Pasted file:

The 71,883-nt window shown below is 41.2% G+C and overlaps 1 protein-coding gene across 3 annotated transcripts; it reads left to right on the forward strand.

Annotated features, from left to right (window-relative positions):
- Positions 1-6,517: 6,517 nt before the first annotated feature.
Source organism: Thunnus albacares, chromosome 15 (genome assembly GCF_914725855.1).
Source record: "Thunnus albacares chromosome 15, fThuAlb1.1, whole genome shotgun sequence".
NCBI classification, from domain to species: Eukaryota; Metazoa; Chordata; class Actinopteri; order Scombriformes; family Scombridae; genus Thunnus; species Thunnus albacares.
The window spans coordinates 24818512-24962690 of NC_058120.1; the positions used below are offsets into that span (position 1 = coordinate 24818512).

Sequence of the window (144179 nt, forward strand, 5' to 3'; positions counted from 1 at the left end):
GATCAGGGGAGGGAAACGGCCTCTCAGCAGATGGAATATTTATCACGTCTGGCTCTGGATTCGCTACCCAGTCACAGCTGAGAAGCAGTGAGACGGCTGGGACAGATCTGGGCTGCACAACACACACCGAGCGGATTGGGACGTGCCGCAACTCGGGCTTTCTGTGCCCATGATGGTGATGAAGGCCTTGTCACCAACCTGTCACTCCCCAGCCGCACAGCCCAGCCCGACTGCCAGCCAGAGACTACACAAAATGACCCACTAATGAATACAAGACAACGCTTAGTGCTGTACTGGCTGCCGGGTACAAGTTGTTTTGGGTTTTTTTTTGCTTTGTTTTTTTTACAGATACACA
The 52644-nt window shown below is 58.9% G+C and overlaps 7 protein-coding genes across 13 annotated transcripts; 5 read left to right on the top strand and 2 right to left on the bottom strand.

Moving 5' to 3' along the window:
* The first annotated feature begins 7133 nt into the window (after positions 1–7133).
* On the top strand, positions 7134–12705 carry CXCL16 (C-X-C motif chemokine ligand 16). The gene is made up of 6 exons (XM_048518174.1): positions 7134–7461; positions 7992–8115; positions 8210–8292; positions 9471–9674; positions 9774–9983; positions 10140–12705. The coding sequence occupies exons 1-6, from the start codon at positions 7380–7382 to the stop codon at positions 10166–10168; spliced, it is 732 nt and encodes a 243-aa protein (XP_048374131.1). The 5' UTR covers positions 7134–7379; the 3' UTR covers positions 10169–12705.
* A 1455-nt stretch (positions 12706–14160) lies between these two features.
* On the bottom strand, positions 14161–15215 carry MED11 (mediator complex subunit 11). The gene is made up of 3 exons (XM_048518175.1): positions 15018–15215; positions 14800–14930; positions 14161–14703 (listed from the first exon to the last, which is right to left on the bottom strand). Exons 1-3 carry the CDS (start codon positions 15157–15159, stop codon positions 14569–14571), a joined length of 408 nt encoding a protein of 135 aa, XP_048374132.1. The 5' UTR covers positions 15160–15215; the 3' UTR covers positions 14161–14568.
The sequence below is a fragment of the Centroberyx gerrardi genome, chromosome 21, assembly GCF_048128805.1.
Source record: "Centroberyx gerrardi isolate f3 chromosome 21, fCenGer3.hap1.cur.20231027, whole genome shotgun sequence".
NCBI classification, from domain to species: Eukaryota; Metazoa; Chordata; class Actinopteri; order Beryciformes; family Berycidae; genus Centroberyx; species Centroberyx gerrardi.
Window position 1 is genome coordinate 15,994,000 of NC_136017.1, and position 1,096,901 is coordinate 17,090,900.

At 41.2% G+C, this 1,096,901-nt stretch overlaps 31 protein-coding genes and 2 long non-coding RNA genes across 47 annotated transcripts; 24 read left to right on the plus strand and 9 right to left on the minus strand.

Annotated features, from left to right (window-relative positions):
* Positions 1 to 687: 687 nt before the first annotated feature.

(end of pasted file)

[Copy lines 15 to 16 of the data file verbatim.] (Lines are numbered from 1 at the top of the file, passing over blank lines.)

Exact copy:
* On the bottom strand, positions 14161–15215 carry MED11 (mediator complex subunit 11). The gene is made up of 3 exons (XM_048518175.1): positions 15018–15215; positions 14800–14930; positions 14161–14703 (listed from the first exon to the last, which is right to left on the bottom strand). Exons 1-3 carry the CDS (start codon positions 15157–15159, stop codon positions 14569–14571), a joined length of 408 nt encoding a protein of 135 aa, XP_048374132.1. The 5' UTR covers positions 15160–15215; the 3' UTR covers positions 14161–14568.
The sequence below is a fragment of the Centroberyx gerrardi genome, chromosome 21, assembly GCF_048128805.1.